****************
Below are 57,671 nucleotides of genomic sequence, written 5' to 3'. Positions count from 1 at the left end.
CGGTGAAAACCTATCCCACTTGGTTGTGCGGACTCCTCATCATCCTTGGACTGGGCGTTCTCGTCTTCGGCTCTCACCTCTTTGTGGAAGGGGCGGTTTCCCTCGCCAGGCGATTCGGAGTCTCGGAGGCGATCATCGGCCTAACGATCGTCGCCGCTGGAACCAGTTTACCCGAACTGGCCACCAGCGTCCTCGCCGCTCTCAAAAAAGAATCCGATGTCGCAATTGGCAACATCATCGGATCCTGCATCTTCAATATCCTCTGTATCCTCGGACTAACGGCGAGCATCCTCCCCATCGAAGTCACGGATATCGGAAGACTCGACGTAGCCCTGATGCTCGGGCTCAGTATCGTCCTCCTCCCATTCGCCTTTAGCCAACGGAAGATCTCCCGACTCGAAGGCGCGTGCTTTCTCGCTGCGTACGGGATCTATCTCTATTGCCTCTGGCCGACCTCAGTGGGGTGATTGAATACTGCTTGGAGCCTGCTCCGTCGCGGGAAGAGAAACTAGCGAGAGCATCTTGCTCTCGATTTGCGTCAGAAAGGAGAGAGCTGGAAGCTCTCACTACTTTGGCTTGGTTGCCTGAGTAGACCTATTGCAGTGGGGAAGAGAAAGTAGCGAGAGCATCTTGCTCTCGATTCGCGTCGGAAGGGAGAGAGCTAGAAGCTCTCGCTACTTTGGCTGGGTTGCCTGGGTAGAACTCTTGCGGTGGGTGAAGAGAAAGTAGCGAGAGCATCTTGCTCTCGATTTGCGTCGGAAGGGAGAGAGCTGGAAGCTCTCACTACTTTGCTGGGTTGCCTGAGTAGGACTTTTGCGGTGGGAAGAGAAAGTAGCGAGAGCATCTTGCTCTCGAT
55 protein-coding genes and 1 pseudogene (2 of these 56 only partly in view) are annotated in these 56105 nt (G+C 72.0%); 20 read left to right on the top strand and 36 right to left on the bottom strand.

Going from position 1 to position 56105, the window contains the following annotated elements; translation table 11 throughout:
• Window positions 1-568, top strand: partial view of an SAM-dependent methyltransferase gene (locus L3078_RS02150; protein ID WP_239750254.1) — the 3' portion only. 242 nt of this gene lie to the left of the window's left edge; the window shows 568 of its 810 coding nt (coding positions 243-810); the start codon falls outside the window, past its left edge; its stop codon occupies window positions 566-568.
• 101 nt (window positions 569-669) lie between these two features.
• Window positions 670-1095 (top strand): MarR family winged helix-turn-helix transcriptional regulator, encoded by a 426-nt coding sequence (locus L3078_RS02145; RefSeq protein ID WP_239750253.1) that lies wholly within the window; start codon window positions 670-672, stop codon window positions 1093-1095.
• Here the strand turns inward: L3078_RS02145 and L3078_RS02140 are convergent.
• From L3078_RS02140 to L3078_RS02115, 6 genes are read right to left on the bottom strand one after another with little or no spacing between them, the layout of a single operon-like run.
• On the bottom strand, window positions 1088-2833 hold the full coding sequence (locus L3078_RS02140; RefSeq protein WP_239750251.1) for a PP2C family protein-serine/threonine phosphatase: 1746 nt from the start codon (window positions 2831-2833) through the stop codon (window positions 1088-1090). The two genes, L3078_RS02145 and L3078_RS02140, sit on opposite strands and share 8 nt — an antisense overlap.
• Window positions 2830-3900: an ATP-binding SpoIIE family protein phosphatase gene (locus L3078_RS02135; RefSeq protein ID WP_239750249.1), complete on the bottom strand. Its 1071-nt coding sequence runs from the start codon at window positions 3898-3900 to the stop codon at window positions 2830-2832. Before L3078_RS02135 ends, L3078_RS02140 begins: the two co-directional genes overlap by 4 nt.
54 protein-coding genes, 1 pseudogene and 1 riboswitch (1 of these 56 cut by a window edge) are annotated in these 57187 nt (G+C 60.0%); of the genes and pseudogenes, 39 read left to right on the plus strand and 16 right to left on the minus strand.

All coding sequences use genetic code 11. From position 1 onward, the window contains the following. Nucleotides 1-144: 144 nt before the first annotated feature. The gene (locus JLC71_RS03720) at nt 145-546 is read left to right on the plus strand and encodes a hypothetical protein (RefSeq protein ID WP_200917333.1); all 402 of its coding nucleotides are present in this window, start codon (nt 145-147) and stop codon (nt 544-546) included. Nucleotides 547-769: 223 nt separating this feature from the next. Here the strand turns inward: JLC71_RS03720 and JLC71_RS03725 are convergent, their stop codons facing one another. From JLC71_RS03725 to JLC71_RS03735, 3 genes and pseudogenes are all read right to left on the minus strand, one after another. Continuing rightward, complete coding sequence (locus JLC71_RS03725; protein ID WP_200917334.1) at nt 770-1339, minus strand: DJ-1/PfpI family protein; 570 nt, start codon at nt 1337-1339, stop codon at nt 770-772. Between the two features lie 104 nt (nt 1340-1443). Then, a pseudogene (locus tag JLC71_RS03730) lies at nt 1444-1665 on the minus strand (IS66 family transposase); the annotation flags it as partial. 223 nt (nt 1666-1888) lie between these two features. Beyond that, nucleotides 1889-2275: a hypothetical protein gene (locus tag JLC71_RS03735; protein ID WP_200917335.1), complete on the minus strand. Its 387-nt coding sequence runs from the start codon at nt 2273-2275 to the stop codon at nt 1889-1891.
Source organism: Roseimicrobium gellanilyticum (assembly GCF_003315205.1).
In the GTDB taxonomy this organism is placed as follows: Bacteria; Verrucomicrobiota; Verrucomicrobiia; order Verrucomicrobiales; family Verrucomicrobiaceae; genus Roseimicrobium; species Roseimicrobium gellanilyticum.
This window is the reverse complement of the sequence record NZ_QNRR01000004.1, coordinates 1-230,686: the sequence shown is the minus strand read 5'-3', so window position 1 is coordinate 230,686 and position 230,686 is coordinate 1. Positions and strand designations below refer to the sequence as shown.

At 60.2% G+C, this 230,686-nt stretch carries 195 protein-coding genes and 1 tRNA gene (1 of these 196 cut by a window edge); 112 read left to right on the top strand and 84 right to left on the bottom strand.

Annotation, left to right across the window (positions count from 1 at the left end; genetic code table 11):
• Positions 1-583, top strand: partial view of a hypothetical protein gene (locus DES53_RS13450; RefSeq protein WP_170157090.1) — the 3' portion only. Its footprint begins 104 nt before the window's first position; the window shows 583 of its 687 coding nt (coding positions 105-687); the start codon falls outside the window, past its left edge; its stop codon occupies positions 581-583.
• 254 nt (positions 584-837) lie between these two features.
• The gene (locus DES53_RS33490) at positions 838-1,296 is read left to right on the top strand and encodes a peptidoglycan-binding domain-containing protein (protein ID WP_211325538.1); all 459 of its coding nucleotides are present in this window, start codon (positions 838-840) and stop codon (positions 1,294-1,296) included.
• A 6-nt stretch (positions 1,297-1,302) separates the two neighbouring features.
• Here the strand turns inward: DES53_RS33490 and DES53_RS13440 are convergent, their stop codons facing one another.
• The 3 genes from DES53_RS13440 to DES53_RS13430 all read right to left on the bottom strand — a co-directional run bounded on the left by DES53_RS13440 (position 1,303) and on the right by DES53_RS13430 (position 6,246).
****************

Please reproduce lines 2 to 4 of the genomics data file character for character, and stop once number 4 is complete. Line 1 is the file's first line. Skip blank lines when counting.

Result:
CGGTGAAAACCTATCCCACTTGGTTGTGCGGACTCCTCATCATCCTTGGACTGGGCGTTCTCGTCTTCGGCTCTCACCTCTTTGTGGAAGGGGCGGTTTCCCTCGCCAGGCGATTCGGAGTCTCGGAGGCGATCATCGGCCTAACGATCGTCGCCGCTGGAACCAGTTTACCCGAACTGGCCACCAGCGTCCTCGCCGCTCTCAAAAAAGAATCCGATGTCGCAATTGGCAACATCATCGGATCCTGCATCTTCAATATCCTCTGTATCCTCGGACTAACGGCGAGCATCCTCCCCATCGAAGTCACGGATATCGGAAGACTCGACGTAGCCCTGATGCTCGGGCTCAGTATCGTCCTCCTCCCATTCGCCTTTAGCCAACGGAAGATCTCCCGACTCGAAGGCGCGTGCTTTCTCGCTGCGTACGGGATCTATCTCTATTGCCTCTGGCCGACCTCAGTGGGGTGATTGAATACTGCTTGGAGCCTGCTCCGTCGCGGGAAGAGAAACTAGCGAGAGCATCTTGCTCTCGATTTGCGTCAGAAAGGAGAGAGCTGGAAGCTCTCACTACTTTGGCTTGGTTGCCTGAGTAGACCTATTGCAGTGGGGAAGAGAAAGTAGCGAGAGCATCTTGCTCTCGATTCGCGTCGGAAGGGAGAGAGCTAGAAGCTCTCGCTACTTTGGCTGGGTTGCCTGGGTAGAACTCTTGCGGTGGGTGAAGAGAAAGTAGCGAGAGCATCTTGCTCTCGATTTGCGTCGGAAGGGAGAGAGCTGGAAGCTCTCACTACTTTGCTGGGTTGCCTGAGTAGGACTTTTGCGGTGGGAAGAGAAAGTAGCGAGAGCATCTTGCTCTCGAT
55 protein-coding genes and 1 pseudogene (2 of these 56 only partly in view) are annotated in these 56105 nt (G+C 72.0%); 20 read left to right on the top strand and 36 right to left on the bottom strand.

Going from position 1 to position 56105, the window contains the following annotated elements; translation table 11 throughout: